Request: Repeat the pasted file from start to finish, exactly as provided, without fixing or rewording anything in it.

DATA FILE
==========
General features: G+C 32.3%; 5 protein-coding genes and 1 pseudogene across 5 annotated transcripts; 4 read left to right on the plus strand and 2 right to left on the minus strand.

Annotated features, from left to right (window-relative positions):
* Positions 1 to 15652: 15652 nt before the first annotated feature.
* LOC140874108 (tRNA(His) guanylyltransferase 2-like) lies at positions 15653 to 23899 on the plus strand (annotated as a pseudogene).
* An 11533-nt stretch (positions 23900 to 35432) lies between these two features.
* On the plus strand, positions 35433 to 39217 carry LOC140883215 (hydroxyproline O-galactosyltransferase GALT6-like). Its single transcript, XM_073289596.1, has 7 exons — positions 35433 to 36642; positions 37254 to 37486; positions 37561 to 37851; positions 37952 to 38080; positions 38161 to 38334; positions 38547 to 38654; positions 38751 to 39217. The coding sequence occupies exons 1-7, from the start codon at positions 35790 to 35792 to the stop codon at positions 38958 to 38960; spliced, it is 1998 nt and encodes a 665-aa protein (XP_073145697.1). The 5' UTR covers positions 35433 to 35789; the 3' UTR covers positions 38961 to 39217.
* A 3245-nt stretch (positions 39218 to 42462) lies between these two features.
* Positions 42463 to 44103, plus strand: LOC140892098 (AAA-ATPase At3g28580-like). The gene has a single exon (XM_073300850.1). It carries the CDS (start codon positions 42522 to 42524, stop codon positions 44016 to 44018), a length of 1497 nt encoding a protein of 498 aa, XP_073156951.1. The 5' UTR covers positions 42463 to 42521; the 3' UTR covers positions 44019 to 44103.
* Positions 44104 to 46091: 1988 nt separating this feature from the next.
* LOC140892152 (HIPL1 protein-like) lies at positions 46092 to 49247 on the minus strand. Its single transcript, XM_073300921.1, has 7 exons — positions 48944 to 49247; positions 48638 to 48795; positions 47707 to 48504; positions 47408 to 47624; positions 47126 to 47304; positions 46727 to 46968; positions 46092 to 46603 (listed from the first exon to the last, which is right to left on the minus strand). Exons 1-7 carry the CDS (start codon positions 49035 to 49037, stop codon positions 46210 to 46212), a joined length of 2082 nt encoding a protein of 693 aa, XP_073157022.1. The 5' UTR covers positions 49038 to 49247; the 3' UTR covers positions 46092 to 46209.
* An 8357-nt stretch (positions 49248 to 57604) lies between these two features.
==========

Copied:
General features: G+C 32.3%; 5 protein-coding genes and 1 pseudogene across 5 annotated transcripts; 4 read left to right on the plus strand and 2 right to left on the minus strand.

Annotated features, from left to right (window-relative positions):
* Positions 1 to 15652: 15652 nt before the first annotated feature.
* LOC140874108 (tRNA(His) guanylyltransferase 2-like) lies at positions 15653 to 23899 on the plus strand (annotated as a pseudogene).
* An 11533-nt stretch (positions 23900 to 35432) lies between these two features.
* On the plus strand, positions 35433 to 39217 carry LOC140883215 (hydroxyproline O-galactosyltransferase GALT6-like). Its single transcript, XM_073289596.1, has 7 exons — positions 35433 to 36642; positions 37254 to 37486; positions 37561 to 37851; positions 37952 to 38080; positions 38161 to 38334; positions 38547 to 38654; positions 38751 to 39217. The coding sequence occupies exons 1-7, from the start codon at positions 35790 to 35792 to the stop codon at positions 38958 to 38960; spliced, it is 1998 nt and encodes a 665-aa protein (XP_073145697.1). The 5' UTR covers positions 35433 to 35789; the 3' UTR covers positions 38961 to 39217.
* A 3245-nt stretch (positions 39218 to 42462) lies between these two features.
* Positions 42463 to 44103, plus strand: LOC140892098 (AAA-ATPase At3g28580-like). The gene has a single exon (XM_073300850.1). It carries the CDS (start codon positions 42522 to 42524, stop codon positions 44016 to 44018), a length of 1497 nt encoding a protein of 498 aa, XP_073156951.1. The 5' UTR covers positions 42463 to 42521; the 3' UTR covers positions 44019 to 44103.
* Positions 44104 to 46091: 1988 nt separating this feature from the next.
* LOC140892152 (HIPL1 protein-like) lies at positions 46092 to 49247 on the minus strand. Its single transcript, XM_073300921.1, has 7 exons — positions 48944 to 49247; positions 48638 to 48795; positions 47707 to 48504; positions 47408 to 47624; positions 47126 to 47304; positions 46727 to 46968; positions 46092 to 46603 (listed from the first exon to the last, which is right to left on the minus strand). Exons 1-7 carry the CDS (start codon positions 49035 to 49037, stop codon positions 46210 to 46212), a joined length of 2082 nt encoding a protein of 693 aa, XP_073157022.1. The 5' UTR covers positions 49038 to 49247; the 3' UTR covers positions 46092 to 46209.
* An 8357-nt stretch (positions 49248 to 57604) lies between these two features.